Using judgement analysis to identify dietitians' referral prioritisation for assessment in adult acute services

Hickson, M, Davies, M, Gokalp, H and Harries, P (2017) Using judgement analysis to identify dietitians' referral prioritisation for assessment in adult acute services. European Journal of Clinical Nutrition, 71(11), pp. 1291-1296. ISSN (print) 0954-3007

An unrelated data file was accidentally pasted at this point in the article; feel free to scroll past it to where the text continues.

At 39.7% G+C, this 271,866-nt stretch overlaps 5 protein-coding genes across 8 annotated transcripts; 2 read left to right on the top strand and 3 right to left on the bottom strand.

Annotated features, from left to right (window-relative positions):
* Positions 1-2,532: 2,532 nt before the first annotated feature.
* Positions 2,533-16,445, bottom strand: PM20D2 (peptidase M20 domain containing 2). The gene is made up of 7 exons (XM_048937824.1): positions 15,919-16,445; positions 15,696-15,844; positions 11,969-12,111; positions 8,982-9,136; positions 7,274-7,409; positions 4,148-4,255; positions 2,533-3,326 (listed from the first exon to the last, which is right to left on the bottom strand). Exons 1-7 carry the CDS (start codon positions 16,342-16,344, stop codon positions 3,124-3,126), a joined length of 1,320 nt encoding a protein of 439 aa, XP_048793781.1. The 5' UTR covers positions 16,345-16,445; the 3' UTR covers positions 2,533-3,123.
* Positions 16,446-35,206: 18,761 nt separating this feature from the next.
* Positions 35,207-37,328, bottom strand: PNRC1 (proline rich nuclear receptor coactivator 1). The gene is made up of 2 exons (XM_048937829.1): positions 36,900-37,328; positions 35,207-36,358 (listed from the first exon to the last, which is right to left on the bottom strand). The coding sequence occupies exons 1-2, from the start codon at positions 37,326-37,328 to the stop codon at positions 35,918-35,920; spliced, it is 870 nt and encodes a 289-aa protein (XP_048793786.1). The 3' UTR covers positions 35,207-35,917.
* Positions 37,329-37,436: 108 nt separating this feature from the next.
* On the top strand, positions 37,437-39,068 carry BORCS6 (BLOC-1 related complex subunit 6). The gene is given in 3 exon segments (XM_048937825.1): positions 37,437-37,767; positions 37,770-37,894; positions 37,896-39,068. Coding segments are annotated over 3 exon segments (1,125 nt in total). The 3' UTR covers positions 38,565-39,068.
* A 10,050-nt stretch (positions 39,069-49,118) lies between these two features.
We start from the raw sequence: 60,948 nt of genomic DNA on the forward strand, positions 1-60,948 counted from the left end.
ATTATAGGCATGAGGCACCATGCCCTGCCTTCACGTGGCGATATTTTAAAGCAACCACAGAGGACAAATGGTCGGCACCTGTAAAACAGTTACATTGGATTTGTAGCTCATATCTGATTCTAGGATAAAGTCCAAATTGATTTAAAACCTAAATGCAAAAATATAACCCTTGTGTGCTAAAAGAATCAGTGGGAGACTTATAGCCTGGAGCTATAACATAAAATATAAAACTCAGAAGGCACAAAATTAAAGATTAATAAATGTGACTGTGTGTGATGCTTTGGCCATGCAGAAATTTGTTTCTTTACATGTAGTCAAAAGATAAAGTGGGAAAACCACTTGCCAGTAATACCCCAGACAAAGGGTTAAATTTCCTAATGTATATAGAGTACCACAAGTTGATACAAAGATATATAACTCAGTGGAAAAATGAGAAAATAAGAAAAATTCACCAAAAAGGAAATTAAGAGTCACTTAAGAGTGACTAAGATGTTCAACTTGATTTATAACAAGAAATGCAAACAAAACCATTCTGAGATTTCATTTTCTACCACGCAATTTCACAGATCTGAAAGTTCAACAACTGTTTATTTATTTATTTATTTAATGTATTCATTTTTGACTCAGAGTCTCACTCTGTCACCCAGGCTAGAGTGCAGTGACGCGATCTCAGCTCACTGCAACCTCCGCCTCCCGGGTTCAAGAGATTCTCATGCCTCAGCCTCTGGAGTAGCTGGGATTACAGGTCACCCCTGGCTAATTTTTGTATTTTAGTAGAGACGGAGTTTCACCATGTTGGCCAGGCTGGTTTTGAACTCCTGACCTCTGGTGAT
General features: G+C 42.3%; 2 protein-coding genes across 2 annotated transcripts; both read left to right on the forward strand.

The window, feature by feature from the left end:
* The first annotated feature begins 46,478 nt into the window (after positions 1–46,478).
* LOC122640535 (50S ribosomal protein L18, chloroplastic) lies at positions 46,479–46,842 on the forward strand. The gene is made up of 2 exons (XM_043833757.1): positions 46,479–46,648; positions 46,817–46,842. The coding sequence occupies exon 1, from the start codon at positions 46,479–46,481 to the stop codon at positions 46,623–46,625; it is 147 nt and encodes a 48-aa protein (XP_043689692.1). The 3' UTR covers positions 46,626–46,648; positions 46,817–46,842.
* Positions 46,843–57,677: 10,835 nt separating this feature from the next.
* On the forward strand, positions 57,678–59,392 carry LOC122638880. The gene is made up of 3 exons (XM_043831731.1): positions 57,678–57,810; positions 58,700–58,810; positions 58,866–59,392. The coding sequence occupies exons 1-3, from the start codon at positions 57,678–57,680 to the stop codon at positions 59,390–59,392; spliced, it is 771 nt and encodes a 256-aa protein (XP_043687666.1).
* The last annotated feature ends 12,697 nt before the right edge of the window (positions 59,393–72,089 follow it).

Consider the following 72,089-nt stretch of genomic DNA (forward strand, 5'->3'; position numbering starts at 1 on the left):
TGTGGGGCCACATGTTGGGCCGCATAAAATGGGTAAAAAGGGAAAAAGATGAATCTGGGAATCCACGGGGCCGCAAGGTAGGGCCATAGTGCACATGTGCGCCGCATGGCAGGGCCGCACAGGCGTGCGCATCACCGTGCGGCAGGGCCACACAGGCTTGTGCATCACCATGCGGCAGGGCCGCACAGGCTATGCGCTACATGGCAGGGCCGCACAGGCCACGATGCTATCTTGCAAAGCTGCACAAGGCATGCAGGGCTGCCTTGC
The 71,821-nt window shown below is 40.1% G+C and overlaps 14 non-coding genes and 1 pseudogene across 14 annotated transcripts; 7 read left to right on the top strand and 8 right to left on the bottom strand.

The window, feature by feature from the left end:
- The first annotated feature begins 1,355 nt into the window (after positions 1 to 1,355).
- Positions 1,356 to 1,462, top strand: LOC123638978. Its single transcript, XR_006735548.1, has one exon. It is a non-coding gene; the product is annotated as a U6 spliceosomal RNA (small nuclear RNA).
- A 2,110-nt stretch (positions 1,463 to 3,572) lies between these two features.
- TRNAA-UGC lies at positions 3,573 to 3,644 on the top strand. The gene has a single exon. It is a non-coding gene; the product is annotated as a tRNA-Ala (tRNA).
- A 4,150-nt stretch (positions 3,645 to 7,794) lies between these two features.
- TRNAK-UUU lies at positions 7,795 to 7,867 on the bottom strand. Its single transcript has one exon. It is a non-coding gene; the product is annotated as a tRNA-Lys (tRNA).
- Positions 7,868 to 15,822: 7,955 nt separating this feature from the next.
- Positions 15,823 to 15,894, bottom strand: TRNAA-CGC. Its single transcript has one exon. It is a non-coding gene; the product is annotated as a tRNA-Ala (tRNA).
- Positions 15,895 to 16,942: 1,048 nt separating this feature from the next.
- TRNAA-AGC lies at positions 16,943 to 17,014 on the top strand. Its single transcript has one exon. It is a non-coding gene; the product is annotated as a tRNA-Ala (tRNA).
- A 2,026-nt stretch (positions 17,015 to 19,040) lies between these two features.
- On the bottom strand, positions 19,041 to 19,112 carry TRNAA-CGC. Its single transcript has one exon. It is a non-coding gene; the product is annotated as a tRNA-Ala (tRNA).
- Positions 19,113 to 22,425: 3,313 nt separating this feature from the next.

BACKGROUND/OBJECTIVES: Dietitians need to prioritise referrals in order to manage their work load. Novice dietitians may not receive training on prioritisation and could be helped with an evidence-based, effective decision-making training tool. To develop such a tool, it is necessary to understand how experts make prioritisation decisions. This study aimed to model expert decision-making policy for prioritising dietetic referrals in adult acute-care services. METHODS/SUBJECTS: Social judgement theory was used to model expert decision-making policy. Informational cues and cue levels were identified. A set of case scenarios that replicated dietetic referrals in adult acute services were developed using fractional factorial design approach. Experienced dietitians were asked to make prioritisation decisions on case scenarios. A model was derived using multiple regression analysis to elicit the weighting given to cues and cue levels by the experts when making prioritisation decisions. RESULTS: Six cues and 21 cue levels were identified, and 60 unique case scenarios were created. Fifty experienced dietitians made decisions on these case scenarios. The 'reason for referral' and 'biochemistry picture' were the two most influential cues, and 'weight history' was the least significant. 'Nutritional status', 'presenting complaint' and 'previous food intake' had similar weightings. In all, 95.7% of the variability in the experts' average judgement (adjusted R2=0.93) was predicted by the 6 cues. CONCLUSIONS: A model for referral prioritisation in adult acute services described experienced dietitians' decision-making policy. This can be used to develop training materials that may increase the effectiveness and quality of prioritisation judgements

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